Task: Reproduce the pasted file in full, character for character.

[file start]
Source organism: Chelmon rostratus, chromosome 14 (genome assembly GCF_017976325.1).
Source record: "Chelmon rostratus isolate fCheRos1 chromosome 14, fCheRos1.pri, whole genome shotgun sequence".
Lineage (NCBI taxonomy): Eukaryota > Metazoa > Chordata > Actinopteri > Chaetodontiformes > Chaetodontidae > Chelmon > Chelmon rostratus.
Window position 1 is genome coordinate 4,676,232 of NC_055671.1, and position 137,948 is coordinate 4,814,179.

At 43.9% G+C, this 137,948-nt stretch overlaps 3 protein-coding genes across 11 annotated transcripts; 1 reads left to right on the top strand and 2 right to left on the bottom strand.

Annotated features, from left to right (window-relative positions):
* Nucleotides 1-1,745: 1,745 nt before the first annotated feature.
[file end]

Source organism: Chelmon rostratus, chromosome 14 (genome assembly GCF_017976325.1).
Source record: "Chelmon rostratus isolate fCheRos1 chromosome 14, fCheRos1.pri, whole genome shotgun sequence".
Lineage (NCBI taxonomy): Eukaryota > Metazoa > Chordata > Actinopteri > Chaetodontiformes > Chaetodontidae > Chelmon > Chelmon rostratus.
Window position 1 is genome coordinate 4,676,232 of NC_055671.1, and position 137,948 is coordinate 4,814,179.

At 43.9% G+C, this 137,948-nt stretch overlaps 3 protein-coding genes across 11 annotated transcripts; 1 reads left to right on the top strand and 2 right to left on the bottom strand.

Annotated features, from left to right (window-relative positions):
* Nucleotides 1-1,745: 1,745 nt before the first annotated feature.